Yesterday’s post described some of the reasons that Jews like my grandfather and his relatives decided to leave Romania in the early years of the 20th century: rampant anti-Semitism, poverty, violence, false accusations, and laws depriving Jews of access to education and to most means of earning a living as well as denying them the legal rights of citizens. Thousands of Jews left Romania between 1900 and 1910, many of them on foot, including my grandfather. In both The Wayfarers by Stuart Tower and Finding Home by Jill Culiner, there are vivid descriptions of how these people managed to accomplish the task of walking about 1500 miles to cross the border from their homes in eastern Romania to Hungary or Galicia, where many then caught trains that would eventually bring them to the ports where they could sail to the United States.
Both Tower and Culiner relied heavily on the unpublished manuscript written by Jacob Finkelstein around 1942, describing his personal experience as a member of the first group of Fusgeyers. Finkelstein’s memoir appears to be the most important primary source regarding the Fusgeyers, and Culiner begins most of her chapters with an excerpt from that manuscript. The first group of Fusgeyers walked out of Romania in 1900, traveling by foot from Barlad to Predeal and crossing into Hungary. As detailed in both Tower’s and Culiner’s books and as described by Finkelstein, that first group was an outgrowth of a club of young people in Barlad who put on theatrical works to raise money for charitable causes. Members of the group decided that they could use their talents to raise money to pay for their travels out of Romania. They raised some initial money through donations and from fees collected from those who wished to join them, and eventually there were seventy-five men and three women who joined the group and left Barlad in April, 1900.
One person was selected to be the leader of the group, and others were appointed to various roles: treasurer, medical care, scouts, and security. They had flyers printed to distribute in the towns they planned to visit, and the people of Barlad provided not only financial support, but food and supplies to the group. The group then walked from town to town across Romania, often being treated very well; in some places people provided them with food, shelter, and generous donations. The group would stage musical performances to raise money. Many newspapers publicized the movement, bringing even more donations and larger audiences to greet and support the Fusgeyers. Moreover, this first group inspired new groups to form and to leave their homes as well. My grandfather, who loved music and was smart and funny, might very well have been one of the Fusgeyers who left Iasi in 1904.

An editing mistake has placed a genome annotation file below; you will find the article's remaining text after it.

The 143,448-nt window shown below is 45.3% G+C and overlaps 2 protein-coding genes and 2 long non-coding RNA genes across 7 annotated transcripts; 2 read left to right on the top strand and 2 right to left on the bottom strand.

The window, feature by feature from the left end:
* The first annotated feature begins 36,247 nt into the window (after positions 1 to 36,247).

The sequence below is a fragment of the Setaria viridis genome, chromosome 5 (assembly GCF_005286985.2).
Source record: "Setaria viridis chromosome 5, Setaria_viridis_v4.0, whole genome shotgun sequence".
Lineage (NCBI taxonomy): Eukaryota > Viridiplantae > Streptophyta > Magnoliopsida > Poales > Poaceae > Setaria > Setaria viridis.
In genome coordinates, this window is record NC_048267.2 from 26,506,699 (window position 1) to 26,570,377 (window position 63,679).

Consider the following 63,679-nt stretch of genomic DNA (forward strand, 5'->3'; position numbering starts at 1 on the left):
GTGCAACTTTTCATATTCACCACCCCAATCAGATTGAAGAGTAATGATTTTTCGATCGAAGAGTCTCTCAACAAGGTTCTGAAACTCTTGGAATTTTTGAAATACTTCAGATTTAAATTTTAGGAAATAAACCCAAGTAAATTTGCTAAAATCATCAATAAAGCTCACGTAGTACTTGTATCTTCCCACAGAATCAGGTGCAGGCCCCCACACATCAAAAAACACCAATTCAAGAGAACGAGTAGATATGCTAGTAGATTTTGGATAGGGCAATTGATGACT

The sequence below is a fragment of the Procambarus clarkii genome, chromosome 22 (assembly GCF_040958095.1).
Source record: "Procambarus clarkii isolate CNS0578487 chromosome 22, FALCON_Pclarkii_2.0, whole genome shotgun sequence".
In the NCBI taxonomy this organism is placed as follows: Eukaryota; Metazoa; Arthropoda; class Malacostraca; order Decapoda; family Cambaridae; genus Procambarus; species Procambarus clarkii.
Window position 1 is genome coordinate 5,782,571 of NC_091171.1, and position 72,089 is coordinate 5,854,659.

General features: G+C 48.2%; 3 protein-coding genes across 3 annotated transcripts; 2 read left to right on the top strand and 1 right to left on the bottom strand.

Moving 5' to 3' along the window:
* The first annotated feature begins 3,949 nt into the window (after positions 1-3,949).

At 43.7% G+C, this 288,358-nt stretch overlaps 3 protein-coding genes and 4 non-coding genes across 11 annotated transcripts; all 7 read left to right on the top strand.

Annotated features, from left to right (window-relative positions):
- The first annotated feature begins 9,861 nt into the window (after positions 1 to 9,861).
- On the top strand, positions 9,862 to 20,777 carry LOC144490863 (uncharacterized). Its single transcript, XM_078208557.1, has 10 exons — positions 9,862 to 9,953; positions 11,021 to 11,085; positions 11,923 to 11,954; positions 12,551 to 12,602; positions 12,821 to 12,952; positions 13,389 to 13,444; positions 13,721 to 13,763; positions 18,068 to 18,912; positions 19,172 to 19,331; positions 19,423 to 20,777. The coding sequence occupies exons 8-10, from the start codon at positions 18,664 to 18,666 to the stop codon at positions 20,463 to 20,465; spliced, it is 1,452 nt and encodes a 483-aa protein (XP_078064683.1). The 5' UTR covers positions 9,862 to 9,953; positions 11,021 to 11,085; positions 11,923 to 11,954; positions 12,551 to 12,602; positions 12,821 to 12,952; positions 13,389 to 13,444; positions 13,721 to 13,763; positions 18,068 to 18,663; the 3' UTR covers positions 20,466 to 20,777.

Sometimes, however, the group met up with hostility. In Ramnicu Sarat, the police confiscated the passports of that first Barlad group, telling them to keep themselves from being noticed. The passports were, however, returned once they left the town. The group was threatened with arrest if they entered the town of Mizil, so they stayed out, sleeping in tents in the rain instead, and they were told to avoid the next town as well, resulting in another night of sleeping in the rain. There was even trouble within the group; money was wrongfully taken by one of the group representatives. Overall, however, at least according to Finkelstein, his group’s experience was a huge success—enabling not only that group to escape, but also inspiring thousands of other Romanians to do the same.
I cannot capture or describe all the details of the experiences of the Fusgeyers. All I have as primary material in Finkelstein’s memoir, but Stuart Tower’s book takes the skeleton of facts provided by Finkelstein and builds from those facts a novelized version of that experience that helps to bring to life the Fusgeyers’ trek through Romania. He developed characters and storylines that add an extra layer of humanity to this basic story.
When I was doing some additional research about the Fusgeyers yesterday, I happened upon a website that described plans to turn Tower’s novel into a documentary about the Fusgeyers. I did not realize it at first, but the website was a page on Kickstarter, a crowd-sourced fundraising site that helps people raise funds for private projects—in the arts and otherwise. The Kickstarter page for The Wayfarers movie had not yet attracted any donors. I made a small donation and also left a comment for the contact person of the page, Ron Richard, explaining my interest and expressing my concern that there had not yet been any other donations for the project.
I have heard back now both from Ron Richard and from Stuart Tower, the author of The Wayfarers. Tower sent me some wonderful photographs of Romania from a Fusgeyer tour he ran in 2005, and I am hoping to get permission to post some of those photos here. If any of you would also like to help Ron Richard and Stuart Tower make this film about the Romanian Fusgeyers, please check out their Kickstarter site at https://www.kickstarter.com/projects/1552736981/the-wayfarers-the-story-of-the-fusgeyers?ref=live It may be the best opportunity many of us have to see Romania and to understand better the experiences of our ancestors.
Jill Culiner’s book takes a different approach to exploring the Fusgeyer experience. After reading Finkelstein’s memoir, she decided to re-enact the walk of the Fusgeyers, also walking from Berlad to Predeal, but not with a large group, just with one companion. Her experiences doing this provide a chilling post-script to the story of the Jews in Romania, one that I found moving and haunting even re-reading it. I will post more about her book and her experiences tomorrow.